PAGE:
“There is war and many bombs in Afghanistan,” said 11-year-old Hadisa Bakhshe at a protest at Germany’s Düsseldorf airport on Tuesday against the latest round of controversial deportations to the war-torn country. “Many people are dying. You shouldn’t send people back there.”
The young Afghan was one of some 200 to 300 demonstrators that joined the “Afghan outcry” initiative of civil society groups against the ninth collective deportation to Afghanistan in the past year.
Since December 2016, 155 Afghans have been deported from Germany to Afghanistan.
Opponents of the deportations label them a violation of international law, because the Taliban and “Islamic State” (IS) perpetrate constant violence that makes Afghanistan unsafe.
Just this weekend, an attack on the Hotel Intercontinental in Kabul left more than 30 people dead.
The “safe areas” that German Interior Minister Thomas de Maiziere speaks of while justifying deportations to Afghanistan don’t exist, rights groups argue.
Protesters had out mock boarding cards on “Air de Maiziere.” The interior minister’s airline “flies you sure as death to crisis and war zones.”
Afghanistan is not safe
Hadisa’s family has lived in Germany for two years, explained her mother Maryam.
She came to the protest at the airport “so that people can see that Afghanistan is not a safe place.” She was also worried because she does not want her three children or others to have to live in a place as dangerous as Afghanistan.
“There, one doesn’t know whether tomorrow they will be alive or not,” she said. For the moment her family is allowed to stay in Germany.
Another demonstrator explained in a quiet voice that he also feared he would one day be deported. “I have fear, that tomorrow or the day after a night will come and I will have to go back to Afghanistan… I can’t sleep.”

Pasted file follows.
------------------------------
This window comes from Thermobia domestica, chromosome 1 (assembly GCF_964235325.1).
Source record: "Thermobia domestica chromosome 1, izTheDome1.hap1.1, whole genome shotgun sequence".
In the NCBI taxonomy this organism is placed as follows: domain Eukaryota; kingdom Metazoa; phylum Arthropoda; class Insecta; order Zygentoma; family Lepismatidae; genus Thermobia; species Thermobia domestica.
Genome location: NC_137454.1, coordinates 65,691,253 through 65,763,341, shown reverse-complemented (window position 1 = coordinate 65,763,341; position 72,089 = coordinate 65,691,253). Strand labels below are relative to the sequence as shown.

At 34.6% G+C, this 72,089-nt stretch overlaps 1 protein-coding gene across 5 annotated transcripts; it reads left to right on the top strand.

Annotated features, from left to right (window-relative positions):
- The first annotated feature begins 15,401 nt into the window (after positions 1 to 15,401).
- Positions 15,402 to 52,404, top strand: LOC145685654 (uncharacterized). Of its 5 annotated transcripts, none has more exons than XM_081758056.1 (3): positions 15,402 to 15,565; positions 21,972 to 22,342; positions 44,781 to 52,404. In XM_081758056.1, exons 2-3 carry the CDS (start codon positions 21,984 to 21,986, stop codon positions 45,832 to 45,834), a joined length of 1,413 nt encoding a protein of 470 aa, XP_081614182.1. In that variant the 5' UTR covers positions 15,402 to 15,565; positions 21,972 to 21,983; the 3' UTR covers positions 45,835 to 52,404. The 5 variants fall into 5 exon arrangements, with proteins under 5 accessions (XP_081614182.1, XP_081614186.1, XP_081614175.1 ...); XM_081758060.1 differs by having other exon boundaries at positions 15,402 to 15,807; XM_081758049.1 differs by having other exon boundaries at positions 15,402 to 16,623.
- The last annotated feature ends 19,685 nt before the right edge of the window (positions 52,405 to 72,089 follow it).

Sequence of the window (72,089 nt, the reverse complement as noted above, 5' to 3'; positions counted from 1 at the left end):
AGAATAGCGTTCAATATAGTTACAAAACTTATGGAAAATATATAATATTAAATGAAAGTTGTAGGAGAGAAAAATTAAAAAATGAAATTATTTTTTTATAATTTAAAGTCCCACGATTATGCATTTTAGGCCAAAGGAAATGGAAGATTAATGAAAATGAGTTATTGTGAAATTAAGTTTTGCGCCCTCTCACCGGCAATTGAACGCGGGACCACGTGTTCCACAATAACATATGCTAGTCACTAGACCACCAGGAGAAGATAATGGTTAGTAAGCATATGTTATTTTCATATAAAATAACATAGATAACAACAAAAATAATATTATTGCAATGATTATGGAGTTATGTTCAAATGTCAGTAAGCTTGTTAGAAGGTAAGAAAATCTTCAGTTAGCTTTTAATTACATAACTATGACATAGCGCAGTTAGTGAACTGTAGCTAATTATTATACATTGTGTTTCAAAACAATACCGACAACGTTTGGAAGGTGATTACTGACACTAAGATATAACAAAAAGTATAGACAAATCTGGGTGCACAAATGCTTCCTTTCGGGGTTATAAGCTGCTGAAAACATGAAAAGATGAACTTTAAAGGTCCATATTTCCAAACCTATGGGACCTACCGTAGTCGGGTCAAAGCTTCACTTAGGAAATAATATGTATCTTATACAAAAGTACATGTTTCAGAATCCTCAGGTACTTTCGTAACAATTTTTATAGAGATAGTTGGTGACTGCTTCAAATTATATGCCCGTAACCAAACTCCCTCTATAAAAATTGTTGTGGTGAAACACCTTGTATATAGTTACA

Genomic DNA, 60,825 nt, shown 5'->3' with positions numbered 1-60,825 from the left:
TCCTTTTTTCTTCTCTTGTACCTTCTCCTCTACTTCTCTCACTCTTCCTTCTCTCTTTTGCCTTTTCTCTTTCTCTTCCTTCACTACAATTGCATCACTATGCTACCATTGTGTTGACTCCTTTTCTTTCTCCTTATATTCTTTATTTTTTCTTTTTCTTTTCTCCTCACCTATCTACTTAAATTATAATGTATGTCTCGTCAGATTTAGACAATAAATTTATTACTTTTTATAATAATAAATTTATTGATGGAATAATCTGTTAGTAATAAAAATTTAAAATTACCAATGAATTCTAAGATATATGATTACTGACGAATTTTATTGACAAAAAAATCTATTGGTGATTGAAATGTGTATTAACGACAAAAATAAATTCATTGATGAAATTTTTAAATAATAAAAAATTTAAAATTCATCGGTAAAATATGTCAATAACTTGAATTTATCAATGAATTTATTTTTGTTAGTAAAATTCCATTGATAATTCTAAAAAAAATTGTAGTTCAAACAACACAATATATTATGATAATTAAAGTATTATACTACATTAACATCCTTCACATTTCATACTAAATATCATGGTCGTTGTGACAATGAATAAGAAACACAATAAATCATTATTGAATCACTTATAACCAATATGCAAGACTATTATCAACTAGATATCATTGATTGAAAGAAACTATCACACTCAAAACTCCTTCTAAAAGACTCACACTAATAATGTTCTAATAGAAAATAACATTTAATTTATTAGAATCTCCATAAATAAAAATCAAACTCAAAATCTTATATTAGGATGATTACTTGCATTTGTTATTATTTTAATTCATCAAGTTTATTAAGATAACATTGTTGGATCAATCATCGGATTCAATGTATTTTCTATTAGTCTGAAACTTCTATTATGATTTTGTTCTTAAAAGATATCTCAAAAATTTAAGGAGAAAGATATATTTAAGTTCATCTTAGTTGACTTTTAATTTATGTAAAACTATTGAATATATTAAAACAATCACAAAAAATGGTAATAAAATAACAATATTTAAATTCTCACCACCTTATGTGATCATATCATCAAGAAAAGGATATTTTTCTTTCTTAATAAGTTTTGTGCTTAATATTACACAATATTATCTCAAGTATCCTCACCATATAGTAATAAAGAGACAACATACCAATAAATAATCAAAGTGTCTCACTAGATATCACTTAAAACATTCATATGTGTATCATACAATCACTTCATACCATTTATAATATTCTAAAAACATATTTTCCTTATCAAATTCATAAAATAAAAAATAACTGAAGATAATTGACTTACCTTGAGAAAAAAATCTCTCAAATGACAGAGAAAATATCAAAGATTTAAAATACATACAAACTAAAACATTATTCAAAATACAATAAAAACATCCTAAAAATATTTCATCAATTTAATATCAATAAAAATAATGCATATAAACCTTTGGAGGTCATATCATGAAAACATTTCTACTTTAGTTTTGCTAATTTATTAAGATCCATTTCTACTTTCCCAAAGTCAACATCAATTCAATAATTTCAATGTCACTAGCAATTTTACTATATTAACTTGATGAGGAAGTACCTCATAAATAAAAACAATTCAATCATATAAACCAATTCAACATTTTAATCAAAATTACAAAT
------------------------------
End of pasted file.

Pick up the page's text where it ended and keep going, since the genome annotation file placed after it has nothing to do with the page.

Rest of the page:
In all, 19 Afghans boarded the chartered plane to Kabul, much less than around 80 people that had been mentioned in the media in run-up to the deportation. Some of them were criminals.
Court orders, health issues and appeals have stopped or delayed deportations in the past. Others simply disappeared and were not found at their homes.
This time there also appeared to be another issue, security personnel. The police union said in an interview that there were simply not enough federal police to carry out the proposed deportations. For this flight from Düsseldorf to Kabul there were initially not enough police volunteers on hand.
Since 2016 there have been restrictions on who is allowed to be deported, with more allowances made for women and children. For men, there are three categories that might also get them deported: criminals, those that are deemed to pose a threat to the public, and individuals who hide or fake their identity.
But refugee aid organizations say that each German federal state applies different standards for deportation.
There have been several cases of well-integrated people being taken away for deportation. In a number of instances, attempts at deporting integrated Afghans have been reversed following a public backlash.
“Afghans are all victims of terrorism,” said Hasamddin Ansari, who came to the demonstration in a wheelchair. “I know better than healthy people: I lost both my legs in Afghanistan.” He was wounded in a bomb attack in Herat.
“Stop deportations to Afghanistan now!” reads the sign of Hasamddin Ansari, who lost both of his legs in a bomb attack in Herat
He has been living in Germany for three year and is recognized as a refugee. He proudly says that he is studying.
The 11-year-old Hadisa is also going to school. “We fled to Germany, so that we can go to school here,” she said. The young girl is only in the fifth grade but has hopes to be a doctor when she grows up.
As the plane flew to Kabul and the protesters went home, one demonstrator said “it wouldn’t be the last” deportation.
More than 14,000 Afghans are obliged to leave the country because their asylum applications were denied or for other reasons, according to Germany’s migration ministry.
Of them some 10,000 are allowed to stay for now because repatriation is not possible in the foreseeable future.